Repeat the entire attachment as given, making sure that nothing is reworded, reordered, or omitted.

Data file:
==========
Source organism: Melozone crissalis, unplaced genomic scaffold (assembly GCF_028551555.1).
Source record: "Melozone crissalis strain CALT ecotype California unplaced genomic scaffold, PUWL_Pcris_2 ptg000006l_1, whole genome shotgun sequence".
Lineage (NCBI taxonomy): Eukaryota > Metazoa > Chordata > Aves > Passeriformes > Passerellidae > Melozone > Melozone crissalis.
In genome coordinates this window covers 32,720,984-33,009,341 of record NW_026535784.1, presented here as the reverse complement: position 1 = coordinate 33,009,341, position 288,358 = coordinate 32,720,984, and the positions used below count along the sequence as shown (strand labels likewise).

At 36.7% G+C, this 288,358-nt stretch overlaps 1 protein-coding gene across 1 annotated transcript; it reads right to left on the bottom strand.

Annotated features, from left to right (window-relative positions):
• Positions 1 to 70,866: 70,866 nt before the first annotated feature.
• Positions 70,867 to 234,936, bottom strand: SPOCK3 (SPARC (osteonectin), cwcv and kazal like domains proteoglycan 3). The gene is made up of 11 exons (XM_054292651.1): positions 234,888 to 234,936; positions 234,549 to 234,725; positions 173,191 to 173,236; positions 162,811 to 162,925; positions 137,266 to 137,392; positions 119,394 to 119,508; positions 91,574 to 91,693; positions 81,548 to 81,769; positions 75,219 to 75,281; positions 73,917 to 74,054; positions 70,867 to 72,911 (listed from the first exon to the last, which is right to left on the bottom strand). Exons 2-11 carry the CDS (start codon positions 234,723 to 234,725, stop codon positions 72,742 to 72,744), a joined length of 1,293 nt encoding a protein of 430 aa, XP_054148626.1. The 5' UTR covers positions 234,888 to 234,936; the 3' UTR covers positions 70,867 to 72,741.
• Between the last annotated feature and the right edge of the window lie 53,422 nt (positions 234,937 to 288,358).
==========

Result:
Source organism: Melozone crissalis, unplaced genomic scaffold (assembly GCF_028551555.1).
Source record: "Melozone crissalis strain CALT ecotype California unplaced genomic scaffold, PUWL_Pcris_2 ptg000006l_1, whole genome shotgun sequence".
Lineage (NCBI taxonomy): Eukaryota > Metazoa > Chordata > Aves > Passeriformes > Passerellidae > Melozone > Melozone crissalis.
In genome coordinates this window covers 32,720,984-33,009,341 of record NW_026535784.1, presented here as the reverse complement: position 1 = coordinate 33,009,341, position 288,358 = coordinate 32,720,984, and the positions used below count along the sequence as shown (strand labels likewise).

At 36.7% G+C, this 288,358-nt stretch overlaps 1 protein-coding gene across 1 annotated transcript; it reads right to left on the bottom strand.

Annotated features, from left to right (window-relative positions):
• Positions 1 to 70,866: 70,866 nt before the first annotated feature.
• Positions 70,867 to 234,936, bottom strand: SPOCK3 (SPARC (osteonectin), cwcv and kazal like domains proteoglycan 3). The gene is made up of 11 exons (XM_054292651.1): positions 234,888 to 234,936; positions 234,549 to 234,725; positions 173,191 to 173,236; positions 162,811 to 162,925; positions 137,266 to 137,392; positions 119,394 to 119,508; positions 91,574 to 91,693; positions 81,548 to 81,769; positions 75,219 to 75,281; positions 73,917 to 74,054; positions 70,867 to 72,911 (listed from the first exon to the last, which is right to left on the bottom strand). Exons 2-11 carry the CDS (start codon positions 234,723 to 234,725, stop codon positions 72,742 to 72,744), a joined length of 1,293 nt encoding a protein of 430 aa, XP_054148626.1. The 5' UTR covers positions 234,888 to 234,936; the 3' UTR covers positions 70,867 to 72,741.
• Between the last annotated feature and the right edge of the window lie 53,422 nt (positions 234,937 to 288,358).